Fasciation affects many plants, including alyssum, aster,
carnation, chrysanthemum, geranium, impatiens, Marguerite
daisy, nasturtium, petunia, and primrose. Fasciation is an
abnormal flattening of stems, often appearing as if several
adjoining stems have fused. Fasciated
plants have short, swollen clumps of distorted shoots. Leaves
growing from distorted stems are abnormally abundant and
undersized. Distortion often develops at the plant
base, and crowns may appear galled. Sometimes only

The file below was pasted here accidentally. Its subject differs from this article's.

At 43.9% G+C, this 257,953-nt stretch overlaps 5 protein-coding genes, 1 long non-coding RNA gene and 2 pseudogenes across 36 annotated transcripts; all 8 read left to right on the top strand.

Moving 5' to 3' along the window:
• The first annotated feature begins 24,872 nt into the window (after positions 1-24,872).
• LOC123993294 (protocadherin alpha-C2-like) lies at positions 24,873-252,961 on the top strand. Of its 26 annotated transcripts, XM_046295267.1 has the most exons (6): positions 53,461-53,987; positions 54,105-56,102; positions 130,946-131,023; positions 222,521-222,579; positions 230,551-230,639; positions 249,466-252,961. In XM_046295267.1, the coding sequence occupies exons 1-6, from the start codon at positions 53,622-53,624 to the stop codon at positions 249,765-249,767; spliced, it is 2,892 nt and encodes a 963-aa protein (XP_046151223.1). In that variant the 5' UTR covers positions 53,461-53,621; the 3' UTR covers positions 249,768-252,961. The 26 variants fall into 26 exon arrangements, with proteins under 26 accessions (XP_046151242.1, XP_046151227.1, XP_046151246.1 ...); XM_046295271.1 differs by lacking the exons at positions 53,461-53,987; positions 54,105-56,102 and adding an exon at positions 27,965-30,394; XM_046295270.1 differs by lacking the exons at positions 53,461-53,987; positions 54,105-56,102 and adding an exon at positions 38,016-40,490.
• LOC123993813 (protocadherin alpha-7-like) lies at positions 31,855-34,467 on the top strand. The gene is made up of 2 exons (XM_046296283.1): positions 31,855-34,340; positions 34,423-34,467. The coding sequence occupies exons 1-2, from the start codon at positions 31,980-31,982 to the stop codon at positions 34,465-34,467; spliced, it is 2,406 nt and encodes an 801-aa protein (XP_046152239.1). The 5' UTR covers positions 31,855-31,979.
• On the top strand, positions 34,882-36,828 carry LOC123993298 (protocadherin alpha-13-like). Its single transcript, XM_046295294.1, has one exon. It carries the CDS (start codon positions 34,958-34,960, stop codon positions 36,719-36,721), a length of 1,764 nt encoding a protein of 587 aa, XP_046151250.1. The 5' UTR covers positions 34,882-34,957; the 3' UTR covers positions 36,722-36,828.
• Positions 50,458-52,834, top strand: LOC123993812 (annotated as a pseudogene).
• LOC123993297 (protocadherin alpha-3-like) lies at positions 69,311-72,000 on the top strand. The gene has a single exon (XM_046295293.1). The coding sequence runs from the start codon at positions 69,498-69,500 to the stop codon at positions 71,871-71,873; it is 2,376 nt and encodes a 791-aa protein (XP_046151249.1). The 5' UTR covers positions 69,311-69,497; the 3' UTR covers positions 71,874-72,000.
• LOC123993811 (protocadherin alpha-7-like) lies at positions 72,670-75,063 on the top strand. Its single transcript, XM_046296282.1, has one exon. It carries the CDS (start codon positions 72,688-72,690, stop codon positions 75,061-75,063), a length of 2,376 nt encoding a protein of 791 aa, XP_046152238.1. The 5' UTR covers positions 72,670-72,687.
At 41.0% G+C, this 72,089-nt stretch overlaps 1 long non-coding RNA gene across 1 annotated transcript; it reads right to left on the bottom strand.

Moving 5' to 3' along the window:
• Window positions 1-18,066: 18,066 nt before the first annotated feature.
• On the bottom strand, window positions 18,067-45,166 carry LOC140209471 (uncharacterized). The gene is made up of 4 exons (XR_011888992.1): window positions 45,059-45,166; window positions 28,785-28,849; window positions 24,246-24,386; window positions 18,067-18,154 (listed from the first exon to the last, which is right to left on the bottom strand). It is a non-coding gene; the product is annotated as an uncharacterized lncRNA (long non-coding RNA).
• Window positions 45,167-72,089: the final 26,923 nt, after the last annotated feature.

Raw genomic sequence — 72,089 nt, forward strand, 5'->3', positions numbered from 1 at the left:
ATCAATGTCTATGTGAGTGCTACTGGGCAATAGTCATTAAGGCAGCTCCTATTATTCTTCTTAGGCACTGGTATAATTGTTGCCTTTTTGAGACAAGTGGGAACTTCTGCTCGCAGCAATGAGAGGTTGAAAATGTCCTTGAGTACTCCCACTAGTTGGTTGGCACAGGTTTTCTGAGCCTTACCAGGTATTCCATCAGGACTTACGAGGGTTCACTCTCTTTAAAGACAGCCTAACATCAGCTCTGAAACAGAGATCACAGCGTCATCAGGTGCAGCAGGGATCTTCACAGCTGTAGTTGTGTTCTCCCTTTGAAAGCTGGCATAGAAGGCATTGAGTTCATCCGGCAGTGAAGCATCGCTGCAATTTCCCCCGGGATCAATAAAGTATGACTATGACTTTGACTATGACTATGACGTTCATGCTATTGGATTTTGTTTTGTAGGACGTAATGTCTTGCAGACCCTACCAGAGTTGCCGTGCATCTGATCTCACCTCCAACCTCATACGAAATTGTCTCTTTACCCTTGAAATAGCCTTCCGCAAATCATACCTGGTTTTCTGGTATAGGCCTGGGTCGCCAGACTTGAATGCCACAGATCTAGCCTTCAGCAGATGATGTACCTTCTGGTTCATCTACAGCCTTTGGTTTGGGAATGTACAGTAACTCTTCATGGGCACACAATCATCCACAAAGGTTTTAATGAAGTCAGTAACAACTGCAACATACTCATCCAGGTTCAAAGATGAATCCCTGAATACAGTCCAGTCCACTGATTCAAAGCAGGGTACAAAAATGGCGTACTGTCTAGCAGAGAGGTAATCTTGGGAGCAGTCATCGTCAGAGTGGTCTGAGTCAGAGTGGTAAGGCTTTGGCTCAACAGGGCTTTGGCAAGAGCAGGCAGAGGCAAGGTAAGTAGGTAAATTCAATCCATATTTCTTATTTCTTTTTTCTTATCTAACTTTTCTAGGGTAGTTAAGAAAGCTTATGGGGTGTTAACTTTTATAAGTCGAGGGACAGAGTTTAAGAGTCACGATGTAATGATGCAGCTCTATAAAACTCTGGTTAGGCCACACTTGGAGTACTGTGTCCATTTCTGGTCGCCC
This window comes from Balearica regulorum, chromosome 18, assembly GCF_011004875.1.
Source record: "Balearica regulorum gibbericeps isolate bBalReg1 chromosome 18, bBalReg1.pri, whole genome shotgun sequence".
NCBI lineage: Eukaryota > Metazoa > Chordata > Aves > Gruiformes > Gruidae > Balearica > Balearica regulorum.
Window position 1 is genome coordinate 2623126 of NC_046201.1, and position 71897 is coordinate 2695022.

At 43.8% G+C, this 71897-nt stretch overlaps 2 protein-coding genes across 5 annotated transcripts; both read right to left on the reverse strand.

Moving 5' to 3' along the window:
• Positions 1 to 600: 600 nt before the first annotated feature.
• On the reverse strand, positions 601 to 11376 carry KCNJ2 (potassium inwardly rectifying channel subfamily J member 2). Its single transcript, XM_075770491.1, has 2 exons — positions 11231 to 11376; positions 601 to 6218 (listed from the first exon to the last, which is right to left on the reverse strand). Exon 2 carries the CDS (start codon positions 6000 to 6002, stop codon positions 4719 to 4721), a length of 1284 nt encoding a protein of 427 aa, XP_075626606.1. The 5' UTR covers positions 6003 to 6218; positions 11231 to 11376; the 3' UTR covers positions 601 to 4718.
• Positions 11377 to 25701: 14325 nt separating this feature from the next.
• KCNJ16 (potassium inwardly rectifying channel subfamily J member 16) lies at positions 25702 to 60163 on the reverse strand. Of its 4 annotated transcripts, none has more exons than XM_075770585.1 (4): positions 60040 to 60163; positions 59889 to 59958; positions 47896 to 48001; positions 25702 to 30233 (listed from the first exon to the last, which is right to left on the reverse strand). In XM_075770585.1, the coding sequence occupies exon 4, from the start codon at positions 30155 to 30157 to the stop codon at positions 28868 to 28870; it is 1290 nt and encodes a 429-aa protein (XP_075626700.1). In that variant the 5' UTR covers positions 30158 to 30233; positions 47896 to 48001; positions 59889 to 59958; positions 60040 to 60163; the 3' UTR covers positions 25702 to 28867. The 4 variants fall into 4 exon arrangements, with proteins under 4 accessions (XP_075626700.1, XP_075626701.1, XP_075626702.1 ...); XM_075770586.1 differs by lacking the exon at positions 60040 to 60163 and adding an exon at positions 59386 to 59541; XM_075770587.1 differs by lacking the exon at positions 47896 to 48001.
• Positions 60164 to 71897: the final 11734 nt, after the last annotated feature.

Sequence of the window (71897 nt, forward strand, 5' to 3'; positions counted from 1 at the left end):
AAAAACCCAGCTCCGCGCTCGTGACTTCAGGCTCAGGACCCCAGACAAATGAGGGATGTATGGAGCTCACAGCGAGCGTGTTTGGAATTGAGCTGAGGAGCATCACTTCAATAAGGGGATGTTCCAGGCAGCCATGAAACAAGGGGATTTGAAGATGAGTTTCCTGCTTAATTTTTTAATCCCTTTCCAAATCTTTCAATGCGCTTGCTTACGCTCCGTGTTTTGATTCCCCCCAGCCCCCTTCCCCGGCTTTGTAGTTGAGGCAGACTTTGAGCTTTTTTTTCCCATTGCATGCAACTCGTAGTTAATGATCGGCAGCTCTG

new terminal growth is affected. The cause of most
fasciations is not understood. Some may be genetic
and others may be caused by bacterial or viral infections. Fasciation
bacteria survive on infected plants and debris. They
spread in water and through wounds.
Control bacterial fasciation primarily through good sanitation and use of pathogen-free plants. Avoid injuring the base of plants, especially when plants are wet. Keep the base of plants dry. To control fasciation to all potential causes, do not propagate or graft symptomatic plants. Remove and dispose of infected plants, or prune and dispose of distorted tissue and do not propagate from those plants.
Snapdragon stem and blossoms damaged by fasciation